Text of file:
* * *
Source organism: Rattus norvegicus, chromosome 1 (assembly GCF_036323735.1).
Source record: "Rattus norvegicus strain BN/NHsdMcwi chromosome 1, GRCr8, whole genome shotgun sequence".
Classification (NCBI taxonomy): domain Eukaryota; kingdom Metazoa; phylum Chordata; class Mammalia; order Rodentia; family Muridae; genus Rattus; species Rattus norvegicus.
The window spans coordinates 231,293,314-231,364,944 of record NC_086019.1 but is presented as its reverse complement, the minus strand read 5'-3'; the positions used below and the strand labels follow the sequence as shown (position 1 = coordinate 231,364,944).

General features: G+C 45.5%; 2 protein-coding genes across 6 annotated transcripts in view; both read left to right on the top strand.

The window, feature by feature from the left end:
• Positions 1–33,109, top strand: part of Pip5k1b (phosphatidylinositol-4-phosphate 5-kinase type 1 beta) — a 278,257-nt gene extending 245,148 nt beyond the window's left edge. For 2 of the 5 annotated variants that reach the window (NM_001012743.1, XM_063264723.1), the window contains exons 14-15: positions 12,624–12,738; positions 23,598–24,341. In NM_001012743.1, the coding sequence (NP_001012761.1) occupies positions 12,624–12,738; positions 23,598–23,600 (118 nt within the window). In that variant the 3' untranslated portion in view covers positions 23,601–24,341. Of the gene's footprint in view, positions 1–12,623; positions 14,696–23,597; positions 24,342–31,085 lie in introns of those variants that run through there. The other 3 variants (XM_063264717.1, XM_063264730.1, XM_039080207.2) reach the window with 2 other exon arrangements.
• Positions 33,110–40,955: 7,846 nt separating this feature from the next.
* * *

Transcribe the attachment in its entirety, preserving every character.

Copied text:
Source organism: Rattus norvegicus, chromosome 1 (assembly GCF_036323735.1).
Source record: "Rattus norvegicus strain BN/NHsdMcwi chromosome 1, GRCr8, whole genome shotgun sequence".
Classification (NCBI taxonomy): domain Eukaryota; kingdom Metazoa; phylum Chordata; class Mammalia; order Rodentia; family Muridae; genus Rattus; species Rattus norvegicus.
The window spans coordinates 231,293,314-231,364,944 of record NC_086019.1 but is presented as its reverse complement, the minus strand read 5'-3'; the positions used below and the strand labels follow the sequence as shown (position 1 = coordinate 231,364,944).

General features: G+C 45.5%; 2 protein-coding genes across 6 annotated transcripts in view; both read left to right on the top strand.

The window, feature by feature from the left end:
• Positions 1–33,109, top strand: part of Pip5k1b (phosphatidylinositol-4-phosphate 5-kinase type 1 beta) — a 278,257-nt gene extending 245,148 nt beyond the window's left edge. For 2 of the 5 annotated variants that reach the window (NM_001012743.1, XM_063264723.1), the window contains exons 14-15: positions 12,624–12,738; positions 23,598–24,341. In NM_001012743.1, the coding sequence (NP_001012761.1) occupies positions 12,624–12,738; positions 23,598–23,600 (118 nt within the window). In that variant the 3' untranslated portion in view covers positions 23,601–24,341. Of the gene's footprint in view, positions 1–12,623; positions 14,696–23,597; positions 24,342–31,085 lie in introns of those variants that run through there. The other 3 variants (XM_063264717.1, XM_063264730.1, XM_039080207.2) reach the window with 2 other exon arrangements.
• Positions 33,110–40,955: 7,846 nt separating this feature from the next.